Snowden's best move is exactly what he's doing, staying away until some president decides to pre-emptively do (c). His current status likely also positions him better to generate ongoing publicity in opposition to government spying since it makes him a more controversial and/or tragic figure.

Comment Re:Your move, Assange.... (Score 1) 588

I think everyone's missing the major loophole here. I'm not sure there even is an extradition request from the US for Assange, but even if there is one, the laws an Australian citizen can be prosecuted for regarding US secrets are dubious.

The actual extradition request that actually matters, the one the UK has agreed to, is to Sweden. Assange doesn't mention that one.

As you point out, it's not offer for a some future negotiation of a treaty. And as others have pointed out, "Clemency" somehow only meaning "pardoning" isn't Assange's escape route either. But it'd be interesting if he was extradited to the US, and then promptly extradited to Sweden.

Comment Re:Sounds familiar (Score 1) 99

It's hard to charge a user for a back-end system.

Said no bank executive, ever.

FWIW, I've heard bank executives say pretty much exactly that. Typically they don't say "charge a customer", they couch it in other terms like "recoup investment", "generate revenues", etc., but they definitely say it, because it's true.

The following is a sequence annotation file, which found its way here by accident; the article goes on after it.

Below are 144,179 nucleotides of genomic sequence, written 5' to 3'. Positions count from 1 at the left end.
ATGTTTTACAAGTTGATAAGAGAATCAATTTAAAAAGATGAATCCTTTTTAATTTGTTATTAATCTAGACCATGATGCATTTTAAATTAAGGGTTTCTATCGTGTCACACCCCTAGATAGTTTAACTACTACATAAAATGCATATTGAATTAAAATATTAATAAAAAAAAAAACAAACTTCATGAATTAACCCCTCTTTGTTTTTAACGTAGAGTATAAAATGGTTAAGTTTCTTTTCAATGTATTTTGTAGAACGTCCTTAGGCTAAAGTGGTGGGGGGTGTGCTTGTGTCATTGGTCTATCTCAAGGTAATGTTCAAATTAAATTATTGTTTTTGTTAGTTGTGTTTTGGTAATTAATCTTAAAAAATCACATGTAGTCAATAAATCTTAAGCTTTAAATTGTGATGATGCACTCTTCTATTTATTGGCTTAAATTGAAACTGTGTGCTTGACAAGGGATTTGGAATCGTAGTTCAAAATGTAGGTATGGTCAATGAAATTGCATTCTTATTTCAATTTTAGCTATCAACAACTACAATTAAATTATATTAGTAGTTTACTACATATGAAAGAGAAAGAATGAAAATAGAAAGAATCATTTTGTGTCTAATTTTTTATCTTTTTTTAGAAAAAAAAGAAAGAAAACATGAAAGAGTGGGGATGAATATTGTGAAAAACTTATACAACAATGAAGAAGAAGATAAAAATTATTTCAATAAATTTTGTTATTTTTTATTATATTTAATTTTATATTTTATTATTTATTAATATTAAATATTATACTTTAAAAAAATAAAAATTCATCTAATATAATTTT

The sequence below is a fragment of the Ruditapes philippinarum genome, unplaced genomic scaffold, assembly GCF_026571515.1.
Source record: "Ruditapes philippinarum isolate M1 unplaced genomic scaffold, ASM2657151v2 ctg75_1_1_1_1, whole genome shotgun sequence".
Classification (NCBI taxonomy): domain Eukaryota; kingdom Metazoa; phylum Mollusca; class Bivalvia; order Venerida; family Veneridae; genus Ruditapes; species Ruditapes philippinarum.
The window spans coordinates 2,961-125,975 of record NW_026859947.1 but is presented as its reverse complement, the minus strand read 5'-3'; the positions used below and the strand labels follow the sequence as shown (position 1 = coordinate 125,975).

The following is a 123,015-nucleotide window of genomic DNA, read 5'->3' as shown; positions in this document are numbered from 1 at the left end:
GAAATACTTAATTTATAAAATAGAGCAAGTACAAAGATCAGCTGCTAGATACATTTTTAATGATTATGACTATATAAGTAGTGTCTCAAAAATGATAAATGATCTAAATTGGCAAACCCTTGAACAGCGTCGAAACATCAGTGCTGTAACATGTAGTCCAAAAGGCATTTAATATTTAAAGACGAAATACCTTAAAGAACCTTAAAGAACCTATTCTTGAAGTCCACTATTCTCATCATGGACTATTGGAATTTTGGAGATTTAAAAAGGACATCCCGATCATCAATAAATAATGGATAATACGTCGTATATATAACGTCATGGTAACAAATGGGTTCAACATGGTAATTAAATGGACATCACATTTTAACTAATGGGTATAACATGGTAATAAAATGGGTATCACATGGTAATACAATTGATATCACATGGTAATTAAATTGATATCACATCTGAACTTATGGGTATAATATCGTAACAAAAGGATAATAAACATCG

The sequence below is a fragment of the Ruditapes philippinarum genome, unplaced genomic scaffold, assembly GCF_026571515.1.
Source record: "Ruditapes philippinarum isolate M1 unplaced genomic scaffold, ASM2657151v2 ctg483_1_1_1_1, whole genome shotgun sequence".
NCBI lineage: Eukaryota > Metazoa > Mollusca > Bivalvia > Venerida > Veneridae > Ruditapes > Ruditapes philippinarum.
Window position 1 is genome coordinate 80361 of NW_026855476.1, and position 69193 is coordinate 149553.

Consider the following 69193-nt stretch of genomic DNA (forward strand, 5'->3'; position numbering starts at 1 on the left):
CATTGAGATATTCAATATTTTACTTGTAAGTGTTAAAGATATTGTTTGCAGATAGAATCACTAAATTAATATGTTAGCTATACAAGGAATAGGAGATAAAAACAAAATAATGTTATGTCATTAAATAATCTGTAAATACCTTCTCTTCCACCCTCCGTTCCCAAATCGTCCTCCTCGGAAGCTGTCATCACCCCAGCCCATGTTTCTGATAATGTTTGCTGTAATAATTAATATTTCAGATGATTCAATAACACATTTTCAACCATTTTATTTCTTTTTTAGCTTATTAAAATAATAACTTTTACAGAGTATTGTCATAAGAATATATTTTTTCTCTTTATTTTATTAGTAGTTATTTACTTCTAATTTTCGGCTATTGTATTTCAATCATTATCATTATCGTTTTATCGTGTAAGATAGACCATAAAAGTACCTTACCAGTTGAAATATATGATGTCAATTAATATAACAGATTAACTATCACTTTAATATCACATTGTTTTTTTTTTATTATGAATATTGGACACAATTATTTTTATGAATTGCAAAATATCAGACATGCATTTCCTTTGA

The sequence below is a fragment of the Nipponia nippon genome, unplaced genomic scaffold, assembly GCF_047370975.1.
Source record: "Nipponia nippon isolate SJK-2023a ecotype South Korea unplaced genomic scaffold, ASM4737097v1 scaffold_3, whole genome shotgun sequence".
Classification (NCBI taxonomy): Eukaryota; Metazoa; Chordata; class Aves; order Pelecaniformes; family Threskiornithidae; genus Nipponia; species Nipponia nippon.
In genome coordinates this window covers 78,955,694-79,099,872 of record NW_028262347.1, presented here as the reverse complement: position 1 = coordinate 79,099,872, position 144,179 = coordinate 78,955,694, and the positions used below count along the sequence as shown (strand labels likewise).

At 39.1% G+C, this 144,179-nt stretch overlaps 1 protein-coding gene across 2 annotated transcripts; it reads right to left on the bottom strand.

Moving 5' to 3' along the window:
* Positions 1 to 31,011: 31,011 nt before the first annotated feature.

Comment Freedom is cheaper and safer in the long run. (Score 1) 96

So many /. posters won't do this eminently sensible thing. A story comes out about how copyright term extension hurts Americans and lots of people who read /. know that Disney was a big push behind the Sonny Bono Act, but /. won't stop giving Disney their money anytime a Star Wars movie comes out. Paramount alienates their core audience by not only not making more Star Trek TV show episodes but working to restrict or shut down fan-made shows. /. readers won't stop seeing Star Trek movies in the theaters (and probably already paid CBS in anticipation of the next Star Trek TV show). They also won't run free software because it might get in the way of their gaming. And I'd bet most of them own trackers (cell phones, mobile phones) despite the non-freedom and constant tracking. Privacy, security, and not handing over sovereignty to corporations are all things to be given lip service to here but not actually acted on by making wise choices and having the spine to say "no" on principled grounds.

Comment Re:Infrastructure vs Independence (Score 1) 452

You suck at brain-work. You've forgotten about all of the people who live on the east side of the mountain, but used to live on the west side of the mountain.

You've, instead, re-stated my point. The reason that the mountains aren't full of people is exactly because there was fuel to let them continue on to the other side.

No, he's quite right. Most people don't drive through mountain ranges on a regular basis. I don't, and I live in the mountains. And have an electric car.

Of course, if your lifestyle does include driving hundreds of miles on a regular basis, then EVs aren't for you. Not yet, anyway. But that doesn't change the fact that they work very well for lots of other people.

Comment Re:Potential military applications are really scar (Score 3, Funny) 76

George Washington and his patriot army had mad ninja skillz.

They did. The old story goes that Ethan Allen was brought back to England as a prisoner in the Revolutionary War, he was housed with a English merchant who to goad the patriot put a picture of George Washington up in the outhouse. Much to the merchant's chagrin, Allen approved. "Nothing," Allen said, "will make an Englishman shit faster than the sight of George Washington."